Joint angles suck for pose comparisons -- they just aren't the basis of our intuitive notion of similarity. IMHO, point clouds work much better. Transform a few bone-attached points -- say, pelvis, left shoulder, right shoulder, left elbow, right elbow, left knee, right knee -- canonicalize by putting the pelvis at zero and the shoulder midpoint at +X, and find the minimum squared distance to a recovery pose (with some per-point weighting, if you like).
For references, the one that immediately comes to mind is "Dynamic Response for Motion Capture Animation". They're blending into a response animation while the character's still fully ragdoll, so they have to look at multiple frames to get velocity effects in there -- if you're waiting until the guy's all fallen over, your task will be simpler.
I've got a ragdolled character that I want to begin animating again.
I've got a number of states in my animation graph marked as 'recovery
points', i.e. animations that a ragdoll can reasonably be blended back
to before having the animation graph take over fully. The problem is,
I'm not sure how to identify which animation's first frame (the
'recovery pose') is closest to the ragdoll's current pose.
As I see it there are two components to computing a score for each
potential recovery point:
1) For each non-root bone, sum the differences in parent-space rotation
between current and recovery poses. This is simple enough to do; in
addition I think I need to weight the values (e.g. by the physics mass
of the bone), as a pose that is off by 30 degrees in the upper arm
stands to look a lot less similar to the ragdoll's pose than one that is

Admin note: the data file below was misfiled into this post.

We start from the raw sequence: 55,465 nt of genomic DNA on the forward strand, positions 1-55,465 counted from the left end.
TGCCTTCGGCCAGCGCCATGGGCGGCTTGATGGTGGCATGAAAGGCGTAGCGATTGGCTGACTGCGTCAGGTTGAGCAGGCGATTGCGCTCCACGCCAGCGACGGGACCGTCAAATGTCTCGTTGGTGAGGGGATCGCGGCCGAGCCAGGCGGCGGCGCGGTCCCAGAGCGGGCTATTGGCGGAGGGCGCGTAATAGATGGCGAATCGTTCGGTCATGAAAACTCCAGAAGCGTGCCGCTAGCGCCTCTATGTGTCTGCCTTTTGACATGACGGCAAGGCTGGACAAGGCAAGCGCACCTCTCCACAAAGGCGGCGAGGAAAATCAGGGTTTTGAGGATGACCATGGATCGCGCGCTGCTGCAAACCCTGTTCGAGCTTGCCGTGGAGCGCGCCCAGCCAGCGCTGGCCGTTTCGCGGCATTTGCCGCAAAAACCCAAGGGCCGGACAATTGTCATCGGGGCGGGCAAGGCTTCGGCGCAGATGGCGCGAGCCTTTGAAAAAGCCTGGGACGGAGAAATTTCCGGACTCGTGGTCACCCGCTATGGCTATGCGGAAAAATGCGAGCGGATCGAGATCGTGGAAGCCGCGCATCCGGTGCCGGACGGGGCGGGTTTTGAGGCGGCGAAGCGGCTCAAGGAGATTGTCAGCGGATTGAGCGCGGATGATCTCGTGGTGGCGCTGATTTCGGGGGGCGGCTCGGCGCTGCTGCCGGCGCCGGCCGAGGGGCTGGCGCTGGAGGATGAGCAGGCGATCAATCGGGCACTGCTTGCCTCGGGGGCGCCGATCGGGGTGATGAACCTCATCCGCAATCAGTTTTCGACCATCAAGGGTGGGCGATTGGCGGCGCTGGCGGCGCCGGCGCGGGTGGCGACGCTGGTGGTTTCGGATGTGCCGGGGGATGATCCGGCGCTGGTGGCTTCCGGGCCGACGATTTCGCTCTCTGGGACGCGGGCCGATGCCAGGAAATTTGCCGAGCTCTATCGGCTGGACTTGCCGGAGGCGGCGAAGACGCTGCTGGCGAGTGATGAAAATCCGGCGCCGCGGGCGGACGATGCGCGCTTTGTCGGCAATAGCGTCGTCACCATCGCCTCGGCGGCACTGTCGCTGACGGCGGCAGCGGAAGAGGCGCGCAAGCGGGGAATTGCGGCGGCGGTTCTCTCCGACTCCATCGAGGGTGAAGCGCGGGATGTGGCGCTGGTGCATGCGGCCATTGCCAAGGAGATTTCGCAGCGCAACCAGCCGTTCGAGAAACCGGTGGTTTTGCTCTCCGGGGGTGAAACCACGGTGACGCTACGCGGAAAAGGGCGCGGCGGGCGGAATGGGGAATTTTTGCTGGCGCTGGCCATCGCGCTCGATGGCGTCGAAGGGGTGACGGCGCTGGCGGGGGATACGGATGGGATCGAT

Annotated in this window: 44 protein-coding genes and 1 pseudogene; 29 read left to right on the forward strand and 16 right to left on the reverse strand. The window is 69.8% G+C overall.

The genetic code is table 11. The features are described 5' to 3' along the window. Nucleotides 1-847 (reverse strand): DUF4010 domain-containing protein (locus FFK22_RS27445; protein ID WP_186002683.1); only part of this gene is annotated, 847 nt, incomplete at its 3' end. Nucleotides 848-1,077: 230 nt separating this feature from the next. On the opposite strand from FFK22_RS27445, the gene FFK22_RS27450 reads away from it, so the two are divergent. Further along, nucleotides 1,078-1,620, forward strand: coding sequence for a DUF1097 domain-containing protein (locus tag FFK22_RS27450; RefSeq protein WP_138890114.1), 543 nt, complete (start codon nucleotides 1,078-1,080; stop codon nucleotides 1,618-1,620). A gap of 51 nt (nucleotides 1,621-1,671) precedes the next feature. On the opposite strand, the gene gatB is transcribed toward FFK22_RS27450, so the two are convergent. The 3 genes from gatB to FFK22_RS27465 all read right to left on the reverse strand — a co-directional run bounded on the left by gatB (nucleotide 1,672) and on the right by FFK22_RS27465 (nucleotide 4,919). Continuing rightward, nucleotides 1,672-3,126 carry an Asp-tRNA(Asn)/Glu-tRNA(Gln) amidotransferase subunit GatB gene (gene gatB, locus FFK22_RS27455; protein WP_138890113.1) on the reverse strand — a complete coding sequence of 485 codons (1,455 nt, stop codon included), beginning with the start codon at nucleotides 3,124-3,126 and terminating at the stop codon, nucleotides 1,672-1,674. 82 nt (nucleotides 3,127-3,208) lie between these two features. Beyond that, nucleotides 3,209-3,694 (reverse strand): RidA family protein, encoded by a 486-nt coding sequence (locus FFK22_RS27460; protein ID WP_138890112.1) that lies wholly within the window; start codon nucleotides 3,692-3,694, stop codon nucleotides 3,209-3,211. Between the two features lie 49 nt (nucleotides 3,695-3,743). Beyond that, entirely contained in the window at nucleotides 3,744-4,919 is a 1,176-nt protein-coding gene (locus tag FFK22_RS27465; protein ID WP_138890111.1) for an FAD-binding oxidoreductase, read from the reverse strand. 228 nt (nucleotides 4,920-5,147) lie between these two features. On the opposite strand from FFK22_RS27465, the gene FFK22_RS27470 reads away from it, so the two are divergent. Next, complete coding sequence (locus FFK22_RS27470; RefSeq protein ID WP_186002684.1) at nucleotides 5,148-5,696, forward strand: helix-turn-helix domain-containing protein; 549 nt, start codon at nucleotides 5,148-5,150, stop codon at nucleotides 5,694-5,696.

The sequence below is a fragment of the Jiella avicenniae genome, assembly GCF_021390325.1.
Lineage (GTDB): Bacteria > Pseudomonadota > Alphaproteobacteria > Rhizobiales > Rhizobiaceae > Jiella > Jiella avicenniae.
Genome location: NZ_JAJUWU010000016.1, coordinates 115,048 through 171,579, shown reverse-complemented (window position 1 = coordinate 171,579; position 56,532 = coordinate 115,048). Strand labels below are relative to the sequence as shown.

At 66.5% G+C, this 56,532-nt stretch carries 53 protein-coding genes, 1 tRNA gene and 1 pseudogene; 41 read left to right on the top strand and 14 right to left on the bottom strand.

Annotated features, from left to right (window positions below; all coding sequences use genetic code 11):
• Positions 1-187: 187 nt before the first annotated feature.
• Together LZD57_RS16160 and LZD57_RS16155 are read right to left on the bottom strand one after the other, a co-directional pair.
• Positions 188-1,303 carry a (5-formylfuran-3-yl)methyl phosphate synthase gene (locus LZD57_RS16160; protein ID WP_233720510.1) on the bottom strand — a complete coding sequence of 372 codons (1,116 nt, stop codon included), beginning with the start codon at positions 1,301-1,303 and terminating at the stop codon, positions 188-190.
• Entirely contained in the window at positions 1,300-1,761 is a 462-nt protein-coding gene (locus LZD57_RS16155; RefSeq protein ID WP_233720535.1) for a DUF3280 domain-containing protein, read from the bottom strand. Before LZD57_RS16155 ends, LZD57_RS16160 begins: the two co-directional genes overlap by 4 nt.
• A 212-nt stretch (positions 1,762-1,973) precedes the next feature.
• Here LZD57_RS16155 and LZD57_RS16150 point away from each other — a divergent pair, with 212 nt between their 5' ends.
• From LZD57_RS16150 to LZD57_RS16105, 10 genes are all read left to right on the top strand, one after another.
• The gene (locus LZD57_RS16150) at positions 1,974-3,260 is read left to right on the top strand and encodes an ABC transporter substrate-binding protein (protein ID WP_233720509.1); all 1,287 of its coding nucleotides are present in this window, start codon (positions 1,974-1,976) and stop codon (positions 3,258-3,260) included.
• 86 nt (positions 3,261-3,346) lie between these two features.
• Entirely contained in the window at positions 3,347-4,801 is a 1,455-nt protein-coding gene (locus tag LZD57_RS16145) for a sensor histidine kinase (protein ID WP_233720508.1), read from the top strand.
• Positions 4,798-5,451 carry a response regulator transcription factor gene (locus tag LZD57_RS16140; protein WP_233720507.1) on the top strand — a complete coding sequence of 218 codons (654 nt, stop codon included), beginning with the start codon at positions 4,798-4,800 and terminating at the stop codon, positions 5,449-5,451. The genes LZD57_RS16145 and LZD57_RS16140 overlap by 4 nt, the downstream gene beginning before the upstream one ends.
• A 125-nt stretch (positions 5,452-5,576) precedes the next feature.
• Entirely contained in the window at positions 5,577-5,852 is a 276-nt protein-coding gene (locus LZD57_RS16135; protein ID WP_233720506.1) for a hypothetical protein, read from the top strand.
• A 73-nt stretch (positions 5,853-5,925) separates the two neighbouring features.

only off by 30 degrees in the wrist. The result of this step is some
kind of score representing the object-space similarity of the poses.
2) Add to (1) some value representing how similar the root bones are.
The problem I've got here is that I need to ignore rotation around the
global Y axis, while still accounting for other rotations. (I can ignore
position as well, as I can move the character's reference frame to
account for it).
Suppose I have a recovery pose animation that has been authored such
that the character is lying stretched out prone, on his stomach, facing
along +Z. If the ragdoll is also lying stretched out prone on his
stomach, facing -X, then the recovery pose is still fine to use - I just
need to rotate the character's reference frame around the Y axis to
match, so the animation plays back facing the right direction. But, if
the ragdoll is lying on his back, or sitting up, then it's not usable,
regardless of which direction the character's facing in. So, I've got
the world-space rotation of the ragdoll's root bone as a quaternion, and
a quaternion representing the rotation of the corresponding root bone in
the recovery pose in *some* space (I think object-space, but I'm not
sure?) as starting points. What can I compute from them that has this
It's been suggested there there's some canonicalization step I can
perform that would just eliminate any Y-rotation, but I don't know how
to do that other than by decomposing to Euler angles, and I suspect that
would have gimbal lock problems.
This is probably some pretty simple linear algebra at the end of the
day, but between vague memories of eigenvectors, and a general
uncertainty as to whether I'm just overcomplicating this entire thing, I
could use a pointer in the right direction. Any thoughts or references
you could give me would be much appreciated.
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